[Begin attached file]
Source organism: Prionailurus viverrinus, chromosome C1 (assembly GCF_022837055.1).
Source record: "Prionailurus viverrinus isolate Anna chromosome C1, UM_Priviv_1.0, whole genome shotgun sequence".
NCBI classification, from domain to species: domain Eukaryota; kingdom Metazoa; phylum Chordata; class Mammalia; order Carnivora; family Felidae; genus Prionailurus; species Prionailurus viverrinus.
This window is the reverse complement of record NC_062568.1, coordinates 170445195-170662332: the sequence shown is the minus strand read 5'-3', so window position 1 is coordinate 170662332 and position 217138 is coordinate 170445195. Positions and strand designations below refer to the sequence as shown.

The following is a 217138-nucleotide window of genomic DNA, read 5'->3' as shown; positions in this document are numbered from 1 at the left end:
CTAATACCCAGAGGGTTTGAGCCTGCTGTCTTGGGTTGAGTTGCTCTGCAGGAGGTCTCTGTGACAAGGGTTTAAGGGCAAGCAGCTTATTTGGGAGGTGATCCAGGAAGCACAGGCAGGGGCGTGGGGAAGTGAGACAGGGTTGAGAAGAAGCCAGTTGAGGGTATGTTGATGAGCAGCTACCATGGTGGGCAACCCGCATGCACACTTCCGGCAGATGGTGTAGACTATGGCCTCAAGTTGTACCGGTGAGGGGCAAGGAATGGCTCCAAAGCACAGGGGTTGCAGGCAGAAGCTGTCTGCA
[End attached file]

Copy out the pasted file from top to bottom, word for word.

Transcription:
Source organism: Prionailurus viverrinus, chromosome C1 (assembly GCF_022837055.1).
Source record: "Prionailurus viverrinus isolate Anna chromosome C1, UM_Priviv_1.0, whole genome shotgun sequence".
NCBI classification, from domain to species: domain Eukaryota; kingdom Metazoa; phylum Chordata; class Mammalia; order Carnivora; family Felidae; genus Prionailurus; species Prionailurus viverrinus.
This window is the reverse complement of record NC_062568.1, coordinates 170445195-170662332: the sequence shown is the minus strand read 5'-3', so window position 1 is coordinate 170662332 and position 217138 is coordinate 170445195. Positions and strand designations below refer to the sequence as shown.

The following is a 217138-nucleotide window of genomic DNA, read 5'->3' as shown; positions in this document are numbered from 1 at the left end:
CTAATACCCAGAGGGTTTGAGCCTGCTGTCTTGGGTTGAGTTGCTCTGCAGGAGGTCTCTGTGACAAGGGTTTAAGGGCAAGCAGCTTATTTGGGAGGTGATCCAGGAAGCACAGGCAGGGGCGTGGGGAAGTGAGACAGGGTTGAGAAGAAGCCAGTTGAGGGTATGTTGATGAGCAGCTACCATGGTGGGCAACCCGCATGCACACTTCCGGCAGATGGTGTAGACTATGGCCTCAAGTTGTACCGGTGAGGGGCAAGGAATGGCTCCAAAGCACAGGGGTTGCAGGCAGAAGCTGTCTGCA